Apparently the $7.1 billion Proposition 1 water bond is going to win easily on November 4. Politicians already feel comfortable about using the money as leverage to help their political allies.
One California state legislator is already telling local elected officials in his district that they must favor unions in bidding for contracts on a water project. If they don’t follow the directive, Governor Brown won’t give them the $12.5 million (or even $15 million) allegedly reserved for them in Prop 1.
State Assemblymember Luis Alejo said Wednesday he would not support state water bond funding for Monterey County's Interlake Tunnel project unless the county uses the design-build process outlined in state legislation he authored.
Alejo, a Watsonville Democrat, told The Herald that he had "made it clear" to the Board of Supervisors on Tuesday he would not back allocating $12.5 million from the $7.54 billion bond on the November ballot if the county pursues a different course on the $25 million water storage project.
The state lawmaker noted that the state water bond funding, if it is approved by voters Nov. 4, is competitive and would need the support of legislators and Gov. Jerry Brown, and suggested there might even be additional state funding available for the project.
Alejo's AB 155, signed into law by Brown last month, would allow the Interlake Tunnel project to use one contractor to design and build the project, a move aimed at fast-tracking the project. But the legislation has drawn criticism for its inclusion of a project labor agreement.
SALINAS >> If state voters approve a water bond on the ballot next month, Monterey County would be in line for $12.5 million for the Interlake Tunnel water storage project, Assemblyman Luis Alejo said Tuesday.
During a report to the Board of Supervisors, Alejo said the water bond funding was promised by Gov. Jerry Brown in connection with Alejo-sponsored legislation designed to fast-track the $25 million project. But he also acknowledged the county would get the money regardless of whether it used the design-build process outlined the legislation.
SACRAMENTO >> Gov. Jerry Brown has signed legislation aimed at expediting the proposed Interlake Tunnel water storage project, but a county water official said Wednesday the project will likely bypass the new law.
The legislation, authored by State Assemblyman Luis Alejo, D-Watsonville, is designed to fast-track the proposal by using a design-build process on the $25 million project, which calls for construction of an 8-mile pipeline between Lakes Nacimiento and San Antonio in South County. The pipeline would allow the storage of winter water flow from Nacimiento into San Antonio, which fills up three times slower than its fellow South County reservoir.
A labor agreement included in a project that would significantly increase water storage for the Salinas Valley is being heralded by labor unions as a key means to ensure everything from worker safety and needed flexibility to managing valuable time and money.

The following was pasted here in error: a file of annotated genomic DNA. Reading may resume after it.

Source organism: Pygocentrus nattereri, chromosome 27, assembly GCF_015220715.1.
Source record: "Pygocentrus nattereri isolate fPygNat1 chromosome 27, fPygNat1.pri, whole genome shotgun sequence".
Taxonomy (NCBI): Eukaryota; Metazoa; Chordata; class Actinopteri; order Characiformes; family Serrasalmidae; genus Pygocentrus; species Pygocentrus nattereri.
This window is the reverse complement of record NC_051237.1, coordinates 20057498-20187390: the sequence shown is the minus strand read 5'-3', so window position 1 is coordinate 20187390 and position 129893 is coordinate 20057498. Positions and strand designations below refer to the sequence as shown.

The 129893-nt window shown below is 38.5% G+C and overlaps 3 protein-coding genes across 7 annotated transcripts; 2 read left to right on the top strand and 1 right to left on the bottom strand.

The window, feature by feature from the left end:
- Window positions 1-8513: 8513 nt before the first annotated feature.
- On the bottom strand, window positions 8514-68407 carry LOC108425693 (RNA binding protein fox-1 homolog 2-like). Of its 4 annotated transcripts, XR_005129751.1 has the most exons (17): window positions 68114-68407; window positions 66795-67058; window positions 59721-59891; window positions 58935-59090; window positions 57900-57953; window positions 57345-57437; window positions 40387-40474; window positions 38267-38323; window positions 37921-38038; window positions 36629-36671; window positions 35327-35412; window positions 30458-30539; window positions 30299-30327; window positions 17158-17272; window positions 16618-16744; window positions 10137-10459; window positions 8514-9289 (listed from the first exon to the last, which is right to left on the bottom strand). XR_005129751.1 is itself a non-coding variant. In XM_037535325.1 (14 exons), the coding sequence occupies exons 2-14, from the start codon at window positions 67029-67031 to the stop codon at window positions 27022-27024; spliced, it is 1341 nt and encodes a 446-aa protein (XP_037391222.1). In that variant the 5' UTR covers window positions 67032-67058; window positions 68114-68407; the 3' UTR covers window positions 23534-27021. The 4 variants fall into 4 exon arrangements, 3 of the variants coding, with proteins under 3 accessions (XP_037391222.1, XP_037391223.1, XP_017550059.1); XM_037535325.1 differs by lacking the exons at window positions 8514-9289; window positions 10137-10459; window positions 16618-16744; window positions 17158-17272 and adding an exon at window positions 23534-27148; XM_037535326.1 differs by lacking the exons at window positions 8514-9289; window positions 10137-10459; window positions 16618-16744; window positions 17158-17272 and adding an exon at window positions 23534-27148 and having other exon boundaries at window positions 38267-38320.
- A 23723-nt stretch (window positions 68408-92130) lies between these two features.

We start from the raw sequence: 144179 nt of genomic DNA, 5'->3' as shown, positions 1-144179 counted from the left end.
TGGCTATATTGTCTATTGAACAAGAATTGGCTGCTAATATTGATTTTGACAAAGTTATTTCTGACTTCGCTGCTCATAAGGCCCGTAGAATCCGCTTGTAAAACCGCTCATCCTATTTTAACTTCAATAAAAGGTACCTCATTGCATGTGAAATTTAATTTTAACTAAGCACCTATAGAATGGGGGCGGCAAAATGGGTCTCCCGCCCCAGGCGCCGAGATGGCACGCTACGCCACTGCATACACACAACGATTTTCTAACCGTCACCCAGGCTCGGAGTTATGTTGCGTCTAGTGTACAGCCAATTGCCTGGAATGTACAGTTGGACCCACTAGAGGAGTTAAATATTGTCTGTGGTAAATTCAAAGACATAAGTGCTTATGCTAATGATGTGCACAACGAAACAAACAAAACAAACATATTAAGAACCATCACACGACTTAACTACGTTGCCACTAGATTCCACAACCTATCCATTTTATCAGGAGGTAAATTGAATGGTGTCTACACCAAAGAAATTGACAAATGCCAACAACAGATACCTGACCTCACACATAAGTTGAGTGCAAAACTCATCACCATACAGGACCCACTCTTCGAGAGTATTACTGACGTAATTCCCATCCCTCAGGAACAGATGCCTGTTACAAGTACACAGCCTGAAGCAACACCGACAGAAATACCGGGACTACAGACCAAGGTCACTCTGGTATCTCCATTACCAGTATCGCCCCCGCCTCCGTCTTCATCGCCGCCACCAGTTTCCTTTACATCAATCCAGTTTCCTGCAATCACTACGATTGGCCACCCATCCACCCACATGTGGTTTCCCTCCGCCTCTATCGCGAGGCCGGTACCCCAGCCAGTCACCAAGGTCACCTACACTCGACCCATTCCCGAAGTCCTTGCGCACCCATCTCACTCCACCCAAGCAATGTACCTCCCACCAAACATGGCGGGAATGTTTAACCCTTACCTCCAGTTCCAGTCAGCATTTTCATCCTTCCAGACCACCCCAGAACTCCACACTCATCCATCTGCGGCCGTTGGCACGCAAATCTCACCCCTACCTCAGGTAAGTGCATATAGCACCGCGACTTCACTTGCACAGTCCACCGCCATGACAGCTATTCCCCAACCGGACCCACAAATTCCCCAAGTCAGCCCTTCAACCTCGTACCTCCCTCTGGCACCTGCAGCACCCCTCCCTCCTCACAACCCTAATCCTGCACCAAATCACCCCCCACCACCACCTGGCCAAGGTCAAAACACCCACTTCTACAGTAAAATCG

The Interlake Tunnel Project would move winter water from Lake Nacimiento roughly 11,000 feet to Lake San Antonio. The watershed around Nacimiento fills that reservoir three times faster than San Antonio, so the interlake pipeline would take advantage of unused capacity at San Antonio. The result would be better flood control, additional groundwater recharge and more water storage to help offset droughts.
Union lobbyists try to be discreet when they influence the California State Legislature to gain advantages in public contracting. That secrecy is now crumbling in the case of a new “urgency” bill that authorizes a Monterey County water agency to use an alternative bidding procedure to build a pipeline project.
Can unions whip this bill through the legislature before new revelations about backroom deals undermine local support for it? It depends on how many Republicans in the Assembly and Senate see construction union support as useful to their political futures.
Assembly Bill 155, a bill about payroll records quickly moving through the Legislature, was gutted and amended on June 9 to suddenly become a bill requiring a Project Labor Agreement (PLA) on all construction work done on the proposed $25 million Interlake Tunnel Project to connect Lake Nacimiento and Lake San Antonio by an underground tunnel or pipeline.
One of the biggest water projects in the Salinas Valley in decades got the go-ahead Tuesday when the Monterey County Board of Supervisors approved the initial steps in punching a tunnel between the two south county reservoirs that will add billions of gallons of available water to a thirsty county.
The Interlake Tunnel Project is designed to move water, which ordinarily would spill from Lake Nacimiento, over to Lake San Antonio, which has unused storage capacity of roughly 60,000 acre feet, or 19.6 billion gallons. The project would pay huge dividends in that it would increase flood protection for downstream growers, provide more water to recharge groundwater aquifers, which both agriculture and cities use exclusively, and make available more water for environmental sustainability.